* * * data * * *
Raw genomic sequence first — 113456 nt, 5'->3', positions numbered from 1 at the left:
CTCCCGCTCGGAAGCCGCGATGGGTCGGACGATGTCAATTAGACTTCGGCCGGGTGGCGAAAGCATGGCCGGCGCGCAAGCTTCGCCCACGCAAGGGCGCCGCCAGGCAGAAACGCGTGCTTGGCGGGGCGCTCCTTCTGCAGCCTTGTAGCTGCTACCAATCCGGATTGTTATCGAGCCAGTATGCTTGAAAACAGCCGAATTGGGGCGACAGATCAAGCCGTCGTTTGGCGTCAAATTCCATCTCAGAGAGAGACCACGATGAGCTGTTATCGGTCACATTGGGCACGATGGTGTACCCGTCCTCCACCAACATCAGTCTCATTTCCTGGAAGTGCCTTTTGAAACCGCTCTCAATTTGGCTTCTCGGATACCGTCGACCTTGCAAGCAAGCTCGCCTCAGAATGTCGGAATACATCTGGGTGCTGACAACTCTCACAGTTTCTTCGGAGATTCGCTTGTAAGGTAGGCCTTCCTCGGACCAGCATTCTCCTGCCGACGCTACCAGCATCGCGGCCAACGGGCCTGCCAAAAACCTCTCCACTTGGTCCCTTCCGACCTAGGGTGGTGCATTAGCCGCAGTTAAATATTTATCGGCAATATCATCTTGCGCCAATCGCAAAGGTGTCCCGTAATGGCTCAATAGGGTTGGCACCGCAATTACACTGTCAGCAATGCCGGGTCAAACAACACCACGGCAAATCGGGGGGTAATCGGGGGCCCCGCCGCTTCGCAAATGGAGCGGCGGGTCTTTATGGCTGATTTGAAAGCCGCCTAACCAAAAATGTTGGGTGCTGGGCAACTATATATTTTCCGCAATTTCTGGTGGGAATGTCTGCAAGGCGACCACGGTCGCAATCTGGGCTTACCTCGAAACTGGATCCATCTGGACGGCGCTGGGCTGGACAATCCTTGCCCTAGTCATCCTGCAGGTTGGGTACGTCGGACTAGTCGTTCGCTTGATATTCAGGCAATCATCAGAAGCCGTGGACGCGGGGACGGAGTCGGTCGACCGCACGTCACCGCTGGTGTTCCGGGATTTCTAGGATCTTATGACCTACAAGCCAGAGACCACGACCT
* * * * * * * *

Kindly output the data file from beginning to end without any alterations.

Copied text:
Raw genomic sequence first — 113456 nt, 5'->3', positions numbered from 1 at the left:
CTCCCGCTCGGAAGCCGCGATGGGTCGGACGATGTCAATTAGACTTCGGCCGGGTGGCGAAAGCATGGCCGGCGCGCAAGCTTCGCCCACGCAAGGGCGCCGCCAGGCAGAAACGCGTGCTTGGCGGGGCGCTCCTTCTGCAGCCTTGTAGCTGCTACCAATCCGGATTGTTATCGAGCCAGTATGCTTGAAAACAGCCGAATTGGGGCGACAGATCAAGCCGTCGTTTGGCGTCAAATTCCATCTCAGAGAGAGACCACGATGAGCTGTTATCGGTCACATTGGGCACGATGGTGTACCCGTCCTCCACCAACATCAGTCTCATTTCCTGGAAGTGCCTTTTGAAACCGCTCTCAATTTGGCTTCTCGGATACCGTCGACCTTGCAAGCAAGCTCGCCTCAGAATGTCGGAATACATCTGGGTGCTGACAACTCTCACAGTTTCTTCGGAGATTCGCTTGTAAGGTAGGCCTTCCTCGGACCAGCATTCTCCTGCCGACGCTACCAGCATCGCGGCCAACGGGCCTGCCAAAAACCTCTCCACTTGGTCCCTTCCGACCTAGGGTGGTGCATTAGCCGCAGTTAAATATTTATCGGCAATATCATCTTGCGCCAATCGCAAAGGTGTCCCGTAATGGCTCAATAGGGTTGGCACCGCAATTACACTGTCAGCAATGCCGGGTCAAACAACACCACGGCAAATCGGGGGGTAATCGGGGGCCCCGCCGCTTCGCAAATGGAGCGGCGGGTCTTTATGGCTGATTTGAAAGCCGCCTAACCAAAAATGTTGGGTGCTGGGCAACTATATATTTTCCGCAATTTCTGGTGGGAATGTCTGCAAGGCGACCACGGTCGCAATCTGGGCTTACCTCGAAACTGGATCCATCTGGACGGCGCTGGGCTGGACAATCCTTGCCCTAGTCATCCTGCAGGTTGGGTACGTCGGACTAGTCGTTCGCTTGATATTCAGGCAATCATCAGAAGCCGTGGACGCGGGGACGGAGTCGGTCGACCGCACGTCACCGCTGGTGTTCCGGGATTTCTAGGATCTTATGACCTACAAGCCAGAGACCACGACCT